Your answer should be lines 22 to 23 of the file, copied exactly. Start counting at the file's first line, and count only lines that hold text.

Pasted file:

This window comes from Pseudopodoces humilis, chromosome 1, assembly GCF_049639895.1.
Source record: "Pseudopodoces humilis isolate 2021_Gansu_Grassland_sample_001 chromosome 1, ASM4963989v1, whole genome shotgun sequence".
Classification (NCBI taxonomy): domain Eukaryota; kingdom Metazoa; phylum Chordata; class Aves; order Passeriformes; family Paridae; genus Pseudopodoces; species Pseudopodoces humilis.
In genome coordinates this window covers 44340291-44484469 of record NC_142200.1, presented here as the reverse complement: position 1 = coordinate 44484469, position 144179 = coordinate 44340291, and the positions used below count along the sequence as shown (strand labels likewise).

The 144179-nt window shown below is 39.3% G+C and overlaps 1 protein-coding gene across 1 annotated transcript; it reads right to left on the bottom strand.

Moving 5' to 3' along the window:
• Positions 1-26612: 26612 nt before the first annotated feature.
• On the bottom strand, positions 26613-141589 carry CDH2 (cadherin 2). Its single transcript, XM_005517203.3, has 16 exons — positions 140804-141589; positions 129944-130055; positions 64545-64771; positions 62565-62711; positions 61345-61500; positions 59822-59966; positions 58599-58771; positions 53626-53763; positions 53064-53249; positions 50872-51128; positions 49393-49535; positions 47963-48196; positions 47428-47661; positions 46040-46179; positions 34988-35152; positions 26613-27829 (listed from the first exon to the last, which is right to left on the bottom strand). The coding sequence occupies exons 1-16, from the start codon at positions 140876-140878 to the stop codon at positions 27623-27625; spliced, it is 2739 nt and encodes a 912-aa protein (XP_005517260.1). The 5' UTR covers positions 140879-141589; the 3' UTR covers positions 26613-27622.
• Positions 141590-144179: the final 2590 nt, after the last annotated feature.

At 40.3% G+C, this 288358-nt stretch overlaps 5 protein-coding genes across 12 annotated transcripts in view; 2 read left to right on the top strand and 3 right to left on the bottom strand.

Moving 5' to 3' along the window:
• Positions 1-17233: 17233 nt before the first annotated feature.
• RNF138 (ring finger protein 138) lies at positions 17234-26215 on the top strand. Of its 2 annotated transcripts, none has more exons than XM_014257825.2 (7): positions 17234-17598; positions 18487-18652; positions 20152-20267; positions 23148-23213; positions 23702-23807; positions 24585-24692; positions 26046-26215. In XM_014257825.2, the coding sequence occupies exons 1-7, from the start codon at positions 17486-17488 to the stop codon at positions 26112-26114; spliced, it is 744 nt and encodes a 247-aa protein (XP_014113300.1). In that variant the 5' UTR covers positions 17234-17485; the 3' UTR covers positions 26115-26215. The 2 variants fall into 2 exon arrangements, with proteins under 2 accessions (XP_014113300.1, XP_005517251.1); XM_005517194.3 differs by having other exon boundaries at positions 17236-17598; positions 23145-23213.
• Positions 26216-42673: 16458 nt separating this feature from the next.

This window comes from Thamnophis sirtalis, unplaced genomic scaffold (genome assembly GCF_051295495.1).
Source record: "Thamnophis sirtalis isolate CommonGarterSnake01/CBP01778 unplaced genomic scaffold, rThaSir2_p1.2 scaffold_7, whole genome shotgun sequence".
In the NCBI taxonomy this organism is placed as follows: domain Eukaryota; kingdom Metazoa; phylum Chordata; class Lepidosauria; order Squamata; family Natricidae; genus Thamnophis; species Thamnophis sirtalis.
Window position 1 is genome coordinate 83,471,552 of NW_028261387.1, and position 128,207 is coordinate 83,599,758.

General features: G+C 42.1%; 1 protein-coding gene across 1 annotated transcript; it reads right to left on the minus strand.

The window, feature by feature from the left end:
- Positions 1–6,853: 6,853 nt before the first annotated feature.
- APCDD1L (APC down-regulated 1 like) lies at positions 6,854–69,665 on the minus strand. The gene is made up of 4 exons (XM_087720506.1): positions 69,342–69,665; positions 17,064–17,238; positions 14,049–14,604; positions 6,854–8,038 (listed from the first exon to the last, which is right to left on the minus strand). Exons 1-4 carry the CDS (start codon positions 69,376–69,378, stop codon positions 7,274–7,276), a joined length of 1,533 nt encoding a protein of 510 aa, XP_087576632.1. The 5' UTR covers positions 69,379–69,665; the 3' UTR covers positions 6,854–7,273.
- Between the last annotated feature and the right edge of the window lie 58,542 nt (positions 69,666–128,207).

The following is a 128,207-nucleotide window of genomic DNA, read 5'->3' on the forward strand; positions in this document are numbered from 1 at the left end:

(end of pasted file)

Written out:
- APCDD1L (APC down-regulated 1 like) lies at positions 6,854–69,665 on the minus strand. The gene is made up of 4 exons (XM_087720506.1): positions 69,342–69,665; positions 17,064–17,238; positions 14,049–14,604; positions 6,854–8,038 (listed from the first exon to the last, which is right to left on the minus strand). Exons 1-4 carry the CDS (start codon positions 69,376–69,378, stop codon positions 7,274–7,276), a joined length of 1,533 nt encoding a protein of 510 aa, XP_087576632.1. The 5' UTR covers positions 69,379–69,665; the 3' UTR covers positions 6,854–7,273.
- Between the last annotated feature and the right edge of the window lie 58,542 nt (positions 69,666–128,207).